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HerStory Heritage of Strength

Over the last 400 years that folding chair has been worn out! As we celebrate Women’s History Month, it’s easy to see how far we have come but also disheartening to see how much we have to continue to take out our folding chairs. When we examine the history of Black women in the United States (if we look at the slave trade), we can see four themes that continue to intersect from 1619, when a slave ship arrived with 20 captive African men and women, to the present day. Those themes are our hair, our bodies, and medical treatment, involvement in social justice and civil rights, and a desire to achieve self-actualization. 
 
Our Hair

For Black women, our hair has garnered unwelcomed touches and questions its realness. How Black women and men wore their hair became a timestamp to the time in which one lived. Activist Angela Davis, who wore her afro with pride, became the symbol of the Civil Rights era with a touch of the Shaft coolness. Looking back at pre-colonialism, how hair was worn was indicative of one’s role in the community—royalty, soldier, mother-to-be, or hair worn with a yellow ribbon—in a style waiting for their men to come home from war. According to Lori Tharps of Temple University, a person knew who one was talking with based on how the hair was styled. 

However, once the TransAtlantic slave trade began, Black women, as well as men, demonized the essence of Black hairstyles and were forced to have their hair cut or shaved to create a disassociation of tribal affiliation or other means to dehumanize the spirit of the enslaved person. While on plantations, the hair of Black women became a symbol of contempt for the wives of white slave owners, believing it to be a sexual symbol for their husbands, thereby causing them to request that their heads be shaved. Over time, Black women found ways to communicate their beauty through styling their hair. Madam C.J. Walker, who struggled with hair loss, created hair products for Black women to help emulate European hair as a means to make Black women beautiful according to European standards. 

In more contemporary times, the hair of Black women is still up for discussion … Barbara Walters interviewed Diana Ross and asked: “Is that your hair?” In fact, how many Black women have been asked the same question? In 2021, Black women advocated for the CROWN Act to ensure protection against discrimination based on race-based hairstyles such as braids, locs, twists, and knots in the workplace and public schools.
 
Our Bodies and Medical Treatment

The bodies of Black women have been a centerpiece in what is thought to be beautiful. Sara Baartman—known as the Hottentot Venus—became an exploited circus act in the 1800s because of her ample hips and protruding buttocks. Yet today, we see how white women have appropriated an industry that promotes injections of substances into their bodies to emulate Black women.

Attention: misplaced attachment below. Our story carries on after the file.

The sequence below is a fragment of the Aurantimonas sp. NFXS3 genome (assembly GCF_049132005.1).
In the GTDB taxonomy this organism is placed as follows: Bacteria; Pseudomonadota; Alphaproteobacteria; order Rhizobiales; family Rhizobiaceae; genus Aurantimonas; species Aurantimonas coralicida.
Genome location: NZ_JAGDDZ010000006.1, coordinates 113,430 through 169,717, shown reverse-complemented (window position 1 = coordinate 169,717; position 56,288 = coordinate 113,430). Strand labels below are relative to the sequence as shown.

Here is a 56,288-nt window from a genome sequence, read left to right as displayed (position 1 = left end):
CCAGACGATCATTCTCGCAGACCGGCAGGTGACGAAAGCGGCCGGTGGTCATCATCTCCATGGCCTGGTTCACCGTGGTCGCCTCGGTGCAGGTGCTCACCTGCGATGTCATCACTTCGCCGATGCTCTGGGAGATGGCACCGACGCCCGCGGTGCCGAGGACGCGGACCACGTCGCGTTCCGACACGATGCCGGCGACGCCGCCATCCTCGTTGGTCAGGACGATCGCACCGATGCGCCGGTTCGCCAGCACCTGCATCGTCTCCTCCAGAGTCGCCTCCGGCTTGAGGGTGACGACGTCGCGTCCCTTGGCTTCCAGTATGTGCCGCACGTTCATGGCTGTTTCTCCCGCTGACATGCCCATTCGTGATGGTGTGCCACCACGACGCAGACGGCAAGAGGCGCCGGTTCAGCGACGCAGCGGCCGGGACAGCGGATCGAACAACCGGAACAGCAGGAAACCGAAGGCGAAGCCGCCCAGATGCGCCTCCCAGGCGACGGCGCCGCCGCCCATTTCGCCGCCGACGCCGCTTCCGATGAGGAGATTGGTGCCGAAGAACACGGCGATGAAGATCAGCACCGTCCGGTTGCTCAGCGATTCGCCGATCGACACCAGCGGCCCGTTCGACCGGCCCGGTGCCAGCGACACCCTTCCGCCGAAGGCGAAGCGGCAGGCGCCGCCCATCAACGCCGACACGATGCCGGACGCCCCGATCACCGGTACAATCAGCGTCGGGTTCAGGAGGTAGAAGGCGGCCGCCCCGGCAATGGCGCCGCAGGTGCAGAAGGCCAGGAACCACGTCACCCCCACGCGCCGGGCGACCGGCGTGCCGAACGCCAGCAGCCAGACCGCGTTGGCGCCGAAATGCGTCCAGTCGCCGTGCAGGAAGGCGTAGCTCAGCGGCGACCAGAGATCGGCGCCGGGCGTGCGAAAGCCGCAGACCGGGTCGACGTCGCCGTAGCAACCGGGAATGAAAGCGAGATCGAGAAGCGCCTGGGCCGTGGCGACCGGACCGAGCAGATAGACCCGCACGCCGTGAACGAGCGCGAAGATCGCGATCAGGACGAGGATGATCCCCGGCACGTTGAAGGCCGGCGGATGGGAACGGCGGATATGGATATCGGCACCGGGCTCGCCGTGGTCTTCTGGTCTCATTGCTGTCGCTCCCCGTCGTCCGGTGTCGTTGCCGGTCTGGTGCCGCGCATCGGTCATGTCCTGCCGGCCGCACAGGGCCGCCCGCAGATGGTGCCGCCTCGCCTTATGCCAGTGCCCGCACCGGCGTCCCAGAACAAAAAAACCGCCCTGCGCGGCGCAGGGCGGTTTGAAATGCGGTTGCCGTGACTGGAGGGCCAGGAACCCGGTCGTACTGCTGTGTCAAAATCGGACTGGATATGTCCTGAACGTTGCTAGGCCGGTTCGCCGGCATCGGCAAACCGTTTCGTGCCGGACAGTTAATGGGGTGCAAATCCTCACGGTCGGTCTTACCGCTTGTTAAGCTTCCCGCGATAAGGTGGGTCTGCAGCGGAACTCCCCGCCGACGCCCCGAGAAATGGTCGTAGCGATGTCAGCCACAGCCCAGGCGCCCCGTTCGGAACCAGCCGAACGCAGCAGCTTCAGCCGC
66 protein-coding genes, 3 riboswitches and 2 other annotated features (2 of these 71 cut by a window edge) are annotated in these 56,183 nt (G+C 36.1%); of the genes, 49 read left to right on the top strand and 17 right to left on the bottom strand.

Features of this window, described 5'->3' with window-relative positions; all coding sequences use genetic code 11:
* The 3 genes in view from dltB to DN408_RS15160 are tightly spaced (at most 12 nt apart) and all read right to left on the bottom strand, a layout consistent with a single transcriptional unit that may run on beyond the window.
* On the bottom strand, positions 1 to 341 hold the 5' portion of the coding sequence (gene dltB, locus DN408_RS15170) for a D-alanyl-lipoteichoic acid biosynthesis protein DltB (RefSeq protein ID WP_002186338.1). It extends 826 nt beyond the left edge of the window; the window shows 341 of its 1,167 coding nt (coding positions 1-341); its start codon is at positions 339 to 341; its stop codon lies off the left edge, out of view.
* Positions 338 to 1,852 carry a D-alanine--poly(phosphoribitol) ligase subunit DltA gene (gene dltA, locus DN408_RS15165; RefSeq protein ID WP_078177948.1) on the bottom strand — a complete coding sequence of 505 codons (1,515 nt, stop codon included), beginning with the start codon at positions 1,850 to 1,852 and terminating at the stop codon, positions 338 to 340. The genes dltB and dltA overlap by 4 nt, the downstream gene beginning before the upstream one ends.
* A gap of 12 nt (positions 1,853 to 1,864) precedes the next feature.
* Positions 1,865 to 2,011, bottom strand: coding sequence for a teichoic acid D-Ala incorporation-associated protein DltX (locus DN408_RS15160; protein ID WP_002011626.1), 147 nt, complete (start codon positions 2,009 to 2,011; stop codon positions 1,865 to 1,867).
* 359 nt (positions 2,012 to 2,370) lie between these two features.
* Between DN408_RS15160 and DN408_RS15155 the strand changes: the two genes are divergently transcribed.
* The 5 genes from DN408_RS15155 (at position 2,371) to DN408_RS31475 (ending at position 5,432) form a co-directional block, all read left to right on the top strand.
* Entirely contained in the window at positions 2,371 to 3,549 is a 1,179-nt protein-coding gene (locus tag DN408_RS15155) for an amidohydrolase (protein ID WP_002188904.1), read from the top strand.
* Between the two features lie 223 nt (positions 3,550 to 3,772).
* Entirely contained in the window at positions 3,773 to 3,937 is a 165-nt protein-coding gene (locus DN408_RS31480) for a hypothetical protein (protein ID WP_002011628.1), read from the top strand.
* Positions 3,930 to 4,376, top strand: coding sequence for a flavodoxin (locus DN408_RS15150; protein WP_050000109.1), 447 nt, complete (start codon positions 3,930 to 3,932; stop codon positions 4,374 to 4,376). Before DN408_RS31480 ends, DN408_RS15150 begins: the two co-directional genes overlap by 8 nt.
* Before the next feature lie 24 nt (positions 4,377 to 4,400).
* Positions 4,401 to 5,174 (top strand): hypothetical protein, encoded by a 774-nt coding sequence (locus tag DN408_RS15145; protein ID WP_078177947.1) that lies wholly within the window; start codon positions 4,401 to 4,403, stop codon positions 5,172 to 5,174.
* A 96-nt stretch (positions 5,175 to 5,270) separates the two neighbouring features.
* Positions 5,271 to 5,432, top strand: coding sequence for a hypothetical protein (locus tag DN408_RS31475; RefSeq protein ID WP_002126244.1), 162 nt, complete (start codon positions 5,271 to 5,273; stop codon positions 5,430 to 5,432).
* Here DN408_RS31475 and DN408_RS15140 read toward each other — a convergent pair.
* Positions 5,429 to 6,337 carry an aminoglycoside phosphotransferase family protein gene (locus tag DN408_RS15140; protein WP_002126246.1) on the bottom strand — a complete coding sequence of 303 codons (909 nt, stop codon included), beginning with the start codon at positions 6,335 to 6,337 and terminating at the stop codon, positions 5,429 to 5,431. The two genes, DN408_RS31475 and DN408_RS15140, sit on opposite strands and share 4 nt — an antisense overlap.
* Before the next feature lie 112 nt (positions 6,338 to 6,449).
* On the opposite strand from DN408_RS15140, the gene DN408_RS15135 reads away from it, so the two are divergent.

The bodies of Black women have also been a point of discussion in how they are treated in the medical industry. There is a belief that Black women on plantations and laboratories are less than human and could tolerate pain better. In the 1800s in Montgomery, Alabama, three enslaved Black women—Anarcha, Betsy, and Lucy were experimented on by Dr. J. Marion Sims, who performed gynecological procedures on the women without anesthesia. Modern-day gynecology emerged due to these women being abused and tortured. 

Fast forward to 2021, the Centers for Disease Control said just a few years ago that the maternal mortality rate for Black women was 69.9 deaths per 100,000 live births or 2.6 times the rate for white women (26.6). Surviving childbirth doesn’t matter how rich you are. Tennis champion Serena Williams shared with Vox magazine in 2018 after giving birth that Black women are “often dismissed or ignored by medical care providers.” 
 
Our Involvement in Social Justice and Civil Rights
“Ain’t I a Woman?” became the rallying cry for Sojourner Truth during the 1851 Ohio Women’s Rights Convention, in which she proclaimed women should have equal rights. More than 100 years later, during the March on Washington in 1963, several Black women were pivotal in the event’s planning and organization: Dorothy Height, Corinne Smith, Geri Stark, Anna Arnold Hedgeman, and Daisy Bates. Other notable women at the 1963 March included Mahalia Jackson, Ruby Dee, Lena Horne, Rosa Parks, and Daisy Bates. Almost 200 years later, we are still fighting. This time, the torch has been passed to women such as Ciara Taylor, an educator, artist, and activist; Ashley Jackson, who champions for LGBTQAI rights; and Michelle Alexander who wrote “The New Jim Crow,” which provided a link between slavery and the industrial prison system.
 
Our Desire to Achieve Self-Actualization  
The history of Black Americans has often been viewed through the lens of Black men. Over time, Black women have broken barriers to claim their worth. However, no matter the challenges, Black women have shown and continue to show that the fight to survive and strive is still present and that there is beauty in Black womanhood. Black women have proven to be resourceful and phenomenal because of that desire to self-actualize – no matter the timeline!

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